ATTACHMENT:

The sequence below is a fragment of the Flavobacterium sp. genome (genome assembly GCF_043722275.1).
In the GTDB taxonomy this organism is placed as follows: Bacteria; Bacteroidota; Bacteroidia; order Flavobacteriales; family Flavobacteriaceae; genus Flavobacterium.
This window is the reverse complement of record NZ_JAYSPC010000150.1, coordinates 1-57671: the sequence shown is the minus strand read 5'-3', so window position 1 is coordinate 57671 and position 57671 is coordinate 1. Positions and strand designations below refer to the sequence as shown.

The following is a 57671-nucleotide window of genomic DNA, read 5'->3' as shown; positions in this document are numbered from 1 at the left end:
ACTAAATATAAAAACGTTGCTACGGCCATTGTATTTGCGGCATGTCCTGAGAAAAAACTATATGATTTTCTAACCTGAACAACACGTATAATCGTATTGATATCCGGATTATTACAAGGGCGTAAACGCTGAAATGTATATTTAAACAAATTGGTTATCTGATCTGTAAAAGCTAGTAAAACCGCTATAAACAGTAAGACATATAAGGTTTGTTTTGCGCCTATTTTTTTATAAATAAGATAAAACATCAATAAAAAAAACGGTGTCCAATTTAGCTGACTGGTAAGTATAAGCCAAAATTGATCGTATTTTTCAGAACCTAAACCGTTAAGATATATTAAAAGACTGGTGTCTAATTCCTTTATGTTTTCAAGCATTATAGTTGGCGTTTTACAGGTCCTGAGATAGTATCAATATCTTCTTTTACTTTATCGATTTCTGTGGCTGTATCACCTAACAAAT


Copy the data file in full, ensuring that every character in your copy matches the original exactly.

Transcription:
The sequence below is a fragment of the Flavobacterium sp. genome (genome assembly GCF_043722275.1).
In the GTDB taxonomy this organism is placed as follows: Bacteria; Bacteroidota; Bacteroidia; order Flavobacteriales; family Flavobacteriaceae; genus Flavobacterium.
This window is the reverse complement of record NZ_JAYSPC010000150.1, coordinates 1-57671: the sequence shown is the minus strand read 5'-3', so window position 1 is coordinate 57671 and position 57671 is coordinate 1. Positions and strand designations below refer to the sequence as shown.

The following is a 57671-nucleotide window of genomic DNA, read 5'->3' as shown; positions in this document are numbered from 1 at the left end:
ACTAAATATAAAAACGTTGCTACGGCCATTGTATTTGCGGCATGTCCTGAGAAAAAACTATATGATTTTCTAACCTGAACAACACGTATAATCGTATTGATATCCGGATTATTACAAGGGCGTAAACGCTGAAATGTATATTTAAACAAATTGGTTATCTGATCTGTAAAAGCTAGTAAAACCGCTATAAACAGTAAGACATATAAGGTTTGTTTTGCGCCTATTTTTTTATAAATAAGATAAAACATCAATAAAAAAAACGGTGTCCAATTTAGCTGACTGGTAAGTATAAGCCAAAATTGATCGTATTTTTCAGAACCTAAACCGTTAAGATATATTAAAAGACTGGTGTCTAATTCCTTTATGTTTTCAAGCATTATAGTTGGCGTTTTACAGGTCCTGAGATAGTATCAATATCTTCTTTTACTTTATCGATTTCTGTGGCTGTATCACCTAACAAAT